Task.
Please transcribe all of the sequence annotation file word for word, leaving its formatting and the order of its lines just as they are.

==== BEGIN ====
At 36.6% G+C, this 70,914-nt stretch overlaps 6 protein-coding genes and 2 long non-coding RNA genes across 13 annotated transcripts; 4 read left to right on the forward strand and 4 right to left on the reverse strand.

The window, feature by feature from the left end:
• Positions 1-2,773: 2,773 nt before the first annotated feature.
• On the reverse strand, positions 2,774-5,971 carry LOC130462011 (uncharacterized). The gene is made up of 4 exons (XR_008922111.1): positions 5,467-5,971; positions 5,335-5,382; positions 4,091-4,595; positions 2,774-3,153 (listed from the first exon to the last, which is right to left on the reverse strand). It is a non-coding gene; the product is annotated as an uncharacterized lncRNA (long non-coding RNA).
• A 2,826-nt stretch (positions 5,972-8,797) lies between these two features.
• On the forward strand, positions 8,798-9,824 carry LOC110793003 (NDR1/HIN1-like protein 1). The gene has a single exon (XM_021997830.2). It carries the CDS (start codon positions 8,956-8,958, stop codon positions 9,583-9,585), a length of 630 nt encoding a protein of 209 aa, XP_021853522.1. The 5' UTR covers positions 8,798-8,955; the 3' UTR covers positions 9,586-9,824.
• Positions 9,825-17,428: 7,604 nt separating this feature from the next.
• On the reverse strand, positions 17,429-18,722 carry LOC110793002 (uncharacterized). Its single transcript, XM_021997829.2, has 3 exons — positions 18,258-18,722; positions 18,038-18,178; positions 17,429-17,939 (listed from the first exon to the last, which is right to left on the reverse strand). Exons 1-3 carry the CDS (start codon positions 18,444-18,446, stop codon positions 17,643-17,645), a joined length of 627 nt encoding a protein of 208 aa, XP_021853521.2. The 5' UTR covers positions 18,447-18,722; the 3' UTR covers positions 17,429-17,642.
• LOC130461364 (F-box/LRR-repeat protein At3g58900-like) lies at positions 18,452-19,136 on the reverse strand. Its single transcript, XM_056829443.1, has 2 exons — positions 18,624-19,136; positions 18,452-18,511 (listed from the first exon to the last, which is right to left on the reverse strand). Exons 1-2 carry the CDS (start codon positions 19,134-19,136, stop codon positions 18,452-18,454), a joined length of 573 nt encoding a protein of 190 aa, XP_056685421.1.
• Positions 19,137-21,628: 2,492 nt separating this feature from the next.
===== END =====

At 36.6% G+C, this 70,914-nt stretch overlaps 6 protein-coding genes and 2 long non-coding RNA genes across 13 annotated transcripts; 4 read left to right on the forward strand and 4 right to left on the reverse strand.

The window, feature by feature from the left end:
• Positions 1-2,773: 2,773 nt before the first annotated feature.
• On the reverse strand, positions 2,774-5,971 carry LOC130462011 (uncharacterized). The gene is made up of 4 exons (XR_008922111.1): positions 5,467-5,971; positions 5,335-5,382; positions 4,091-4,595; positions 2,774-3,153 (listed from the first exon to the last, which is right to left on the reverse strand). It is a non-coding gene; the product is annotated as an uncharacterized lncRNA (long non-coding RNA).
• A 2,826-nt stretch (positions 5,972-8,797) lies between these two features.
• On the forward strand, positions 8,798-9,824 carry LOC110793003 (NDR1/HIN1-like protein 1). The gene has a single exon (XM_021997830.2). It carries the CDS (start codon positions 8,956-8,958, stop codon positions 9,583-9,585), a length of 630 nt encoding a protein of 209 aa, XP_021853522.1. The 5' UTR covers positions 8,798-8,955; the 3' UTR covers positions 9,586-9,824.
• Positions 9,825-17,428: 7,604 nt separating this feature from the next.
• On the reverse strand, positions 17,429-18,722 carry LOC110793002 (uncharacterized). Its single transcript, XM_021997829.2, has 3 exons — positions 18,258-18,722; positions 18,038-18,178; positions 17,429-17,939 (listed from the first exon to the last, which is right to left on the reverse strand). Exons 1-3 carry the CDS (start codon positions 18,444-18,446, stop codon positions 17,643-17,645), a joined length of 627 nt encoding a protein of 208 aa, XP_021853521.2. The 5' UTR covers positions 18,447-18,722; the 3' UTR covers positions 17,429-17,642.
• LOC130461364 (F-box/LRR-repeat protein At3g58900-like) lies at positions 18,452-19,136 on the reverse strand. Its single transcript, XM_056829443.1, has 2 exons — positions 18,624-19,136; positions 18,452-18,511 (listed from the first exon to the last, which is right to left on the reverse strand). Exons 1-2 carry the CDS (start codon positions 19,134-19,136, stop codon positions 18,452-18,454), a joined length of 573 nt encoding a protein of 190 aa, XP_056685421.1.
• Positions 19,137-21,628: 2,492 nt separating this feature from the next.